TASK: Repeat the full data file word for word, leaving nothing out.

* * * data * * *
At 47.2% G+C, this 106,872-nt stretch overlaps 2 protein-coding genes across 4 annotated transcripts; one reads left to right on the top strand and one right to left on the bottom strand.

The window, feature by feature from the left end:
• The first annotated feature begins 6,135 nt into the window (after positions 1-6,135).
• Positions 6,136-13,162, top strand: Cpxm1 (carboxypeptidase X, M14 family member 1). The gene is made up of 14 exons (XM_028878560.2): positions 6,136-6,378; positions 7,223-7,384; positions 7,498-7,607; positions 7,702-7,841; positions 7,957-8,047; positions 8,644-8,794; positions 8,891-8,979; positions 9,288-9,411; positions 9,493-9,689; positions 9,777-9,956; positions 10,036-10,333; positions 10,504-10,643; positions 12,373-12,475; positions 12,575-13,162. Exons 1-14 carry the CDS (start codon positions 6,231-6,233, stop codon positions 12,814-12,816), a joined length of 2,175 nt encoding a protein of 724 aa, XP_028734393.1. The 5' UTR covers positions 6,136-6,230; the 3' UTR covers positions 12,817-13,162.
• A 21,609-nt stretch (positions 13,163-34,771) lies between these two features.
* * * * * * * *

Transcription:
At 47.2% G+C, this 106,872-nt stretch overlaps 2 protein-coding genes across 4 annotated transcripts; one reads left to right on the top strand and one right to left on the bottom strand.

The window, feature by feature from the left end:
• The first annotated feature begins 6,135 nt into the window (after positions 1-6,135).
• Positions 6,136-13,162, top strand: Cpxm1 (carboxypeptidase X, M14 family member 1). The gene is made up of 14 exons (XM_028878560.2): positions 6,136-6,378; positions 7,223-7,384; positions 7,498-7,607; positions 7,702-7,841; positions 7,957-8,047; positions 8,644-8,794; positions 8,891-8,979; positions 9,288-9,411; positions 9,493-9,689; positions 9,777-9,956; positions 10,036-10,333; positions 10,504-10,643; positions 12,373-12,475; positions 12,575-13,162. Exons 1-14 carry the CDS (start codon positions 6,231-6,233, stop codon positions 12,814-12,816), a joined length of 2,175 nt encoding a protein of 724 aa, XP_028734393.1. The 5' UTR covers positions 6,136-6,230; the 3' UTR covers positions 12,817-13,162.
• A 21,609-nt stretch (positions 13,163-34,771) lies between these two features.